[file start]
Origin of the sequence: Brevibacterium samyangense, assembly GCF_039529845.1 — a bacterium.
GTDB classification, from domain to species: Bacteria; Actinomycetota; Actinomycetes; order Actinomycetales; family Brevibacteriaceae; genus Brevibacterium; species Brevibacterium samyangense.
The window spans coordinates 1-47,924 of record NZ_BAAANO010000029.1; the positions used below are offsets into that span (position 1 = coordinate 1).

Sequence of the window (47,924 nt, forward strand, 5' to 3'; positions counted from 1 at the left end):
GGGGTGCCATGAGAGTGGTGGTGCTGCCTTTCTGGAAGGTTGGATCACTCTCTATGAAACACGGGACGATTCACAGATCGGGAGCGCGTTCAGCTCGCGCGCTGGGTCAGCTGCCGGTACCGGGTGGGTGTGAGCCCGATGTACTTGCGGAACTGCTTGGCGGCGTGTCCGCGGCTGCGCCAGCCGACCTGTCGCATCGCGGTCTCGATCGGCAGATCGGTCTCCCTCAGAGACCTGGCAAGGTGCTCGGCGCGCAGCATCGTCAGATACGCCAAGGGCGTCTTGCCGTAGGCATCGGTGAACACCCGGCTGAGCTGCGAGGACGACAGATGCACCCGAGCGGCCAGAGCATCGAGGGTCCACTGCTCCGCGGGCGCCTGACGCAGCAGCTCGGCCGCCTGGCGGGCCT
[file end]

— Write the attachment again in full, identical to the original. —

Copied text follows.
Origin of the sequence: Brevibacterium samyangense, assembly GCF_039529845.1 — a bacterium.
GTDB classification, from domain to species: Bacteria; Actinomycetota; Actinomycetes; order Actinomycetales; family Brevibacteriaceae; genus Brevibacterium; species Brevibacterium samyangense.
The window spans coordinates 1-47,924 of record NZ_BAAANO010000029.1; the positions used below are offsets into that span (position 1 = coordinate 1).

Sequence of the window (47,924 nt, forward strand, 5' to 3'; positions counted from 1 at the left end):
GGGGTGCCATGAGAGTGGTGGTGCTGCCTTTCTGGAAGGTTGGATCACTCTCTATGAAACACGGGACGATTCACAGATCGGGAGCGCGTTCAGCTCGCGCGCTGGGTCAGCTGCCGGTACCGGGTGGGTGTGAGCCCGATGTACTTGCGGAACTGCTTGGCGGCGTGTCCGCGGCTGCGCCAGCCGACCTGTCGCATCGCGGTCTCGATCGGCAGATCGGTCTCCCTCAGAGACCTGGCAAGGTGCTCGGCGCGCAGCATCGTCAGATACGCCAAGGGCGTCTTGCCGTAGGCATCGGTGAACACCCGGCTGAGCTGCGAGGACGACAGATGCACCCGAGCGGCCAGAGCATCGAGGGTCCACTGCTCCGCGGGCGCCTGACGCAGCAGCTCGGCCGCCTGGCGGGCCT